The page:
•Stock up on any medical prescriptions that their family and pets require and ensure they have at least two weeks supply on hand.

•Check their hurricane kit to make sure they have working flashlights, a portable radio with spare batteries and a stock of non-perishable food to last your family for seven days.

•Ensure their house insurance policy is up to date.

•Check on their vulnerable neighbours and ask them if they need any help with their preparations.

Regular updates will be provided on the Government’s Emergency Broadcast Station, 100.1FM, and weather.bm.

A Government spokeswoman said last night: “As a public safety measure, late this afternoon, the Department of Parks posted High Surf Warning signs along the south shore beaches, from John Smith’s Bay to Whale Bay. Signs have been also posted at Clearwater, Turtle Beach and at Cooper’s Island.

“In that regard, beach goers should still use extreme caution should they choose to swim along the south shore.”

Steve Cosham, the national disaster management coordinator, advised that the storm was still a significant distance from the island – but tropical storm winds could be expected from 7pm Thursday until “at least” 6am Friday.

He added yesterday: “Those will be revised again tomorrow morning.”

Mr Cosham said there had been small changes in the forecast modelling for Earl’s course because the storm was making its curve to the northeast.

“When hurricanes come up off Africa, we see them make that banana curve to our south, and they curve towards the island and then to the northeast.

“When they make that curve, there’s always some variance in the track. When they go in a straight line, there a lot more confidence in the track.”

Forecasts yesterday had Earl ramping up to Category 4 strength after the storm passes.

Mr Cosham said weather services had “high” confidence in the storms track but “a lower degree of confidence” in the intensity of the season’s first major storm.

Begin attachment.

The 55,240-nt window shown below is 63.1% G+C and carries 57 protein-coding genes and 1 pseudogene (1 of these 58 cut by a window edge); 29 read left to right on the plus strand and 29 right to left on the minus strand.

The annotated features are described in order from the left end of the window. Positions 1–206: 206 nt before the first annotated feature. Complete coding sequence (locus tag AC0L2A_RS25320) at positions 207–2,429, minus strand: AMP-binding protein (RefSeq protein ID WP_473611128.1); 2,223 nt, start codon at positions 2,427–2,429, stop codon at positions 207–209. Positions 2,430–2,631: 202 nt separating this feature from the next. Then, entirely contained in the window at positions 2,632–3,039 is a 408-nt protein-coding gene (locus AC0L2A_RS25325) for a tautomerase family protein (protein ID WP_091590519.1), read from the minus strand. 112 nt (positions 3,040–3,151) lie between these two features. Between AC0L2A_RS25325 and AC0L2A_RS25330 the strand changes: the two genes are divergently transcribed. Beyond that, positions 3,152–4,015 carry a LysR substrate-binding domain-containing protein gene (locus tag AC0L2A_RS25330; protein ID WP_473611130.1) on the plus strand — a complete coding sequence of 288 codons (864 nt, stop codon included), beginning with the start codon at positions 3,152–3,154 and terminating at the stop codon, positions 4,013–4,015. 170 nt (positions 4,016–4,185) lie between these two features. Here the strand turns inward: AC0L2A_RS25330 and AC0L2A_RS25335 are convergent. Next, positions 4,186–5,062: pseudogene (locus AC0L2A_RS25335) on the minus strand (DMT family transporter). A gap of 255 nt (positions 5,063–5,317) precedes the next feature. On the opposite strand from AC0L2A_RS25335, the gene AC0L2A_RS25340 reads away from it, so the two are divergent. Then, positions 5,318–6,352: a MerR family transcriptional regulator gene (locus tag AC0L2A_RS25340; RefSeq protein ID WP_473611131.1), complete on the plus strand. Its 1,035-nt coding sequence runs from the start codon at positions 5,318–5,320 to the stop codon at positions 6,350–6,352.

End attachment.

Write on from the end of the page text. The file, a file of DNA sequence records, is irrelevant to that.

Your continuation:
But he said officials would be “negligent is we didn’t have contingency plans, should the storm bob a little to the left and come closer to Bermuda”.

In the event of a closer approach, Mr Cosham said night businesses might have to “close a little earlier”.

He pointed out that the weakest side of hurricanes lay along the storm’s western flank.

“As it’s passing Bermuda on the right side, it’s the best side for Bermuda to experience the least impactful windows,” he said.

The brush with Hurricane Earl comes as seas around the island run comparatively warm because of the lack of activity so far this Atlantic hurricane season, which runs from June 1 to November 31.

Mr Cosham said that when hurricanes come through Bermuda waters, the top 100 to 200ft of the oceans are stirred up, bringing a cooling effect.

“We haven’t seen any hurricanes and so we have not seen any disturbance,” he said.

Mr Cosham said a quiet hurricane season was now gearing up.

“If you look at the National Hurricane Centre, they have a storm that’s currently west of the Cabo Verde islands, and another storm that’s coming off Africa now.

“So they have predicted we are going to see one every week or every ten days for the next few weeks.”

• UPDATE: This article has been updated with the latest information from the Bermuda Weather Service.

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Published September 08, 2022 at 8:07 am (Updated September 08, 2022 at 9:39 am)

Hurricane Earl on course to pass 100 miles east of island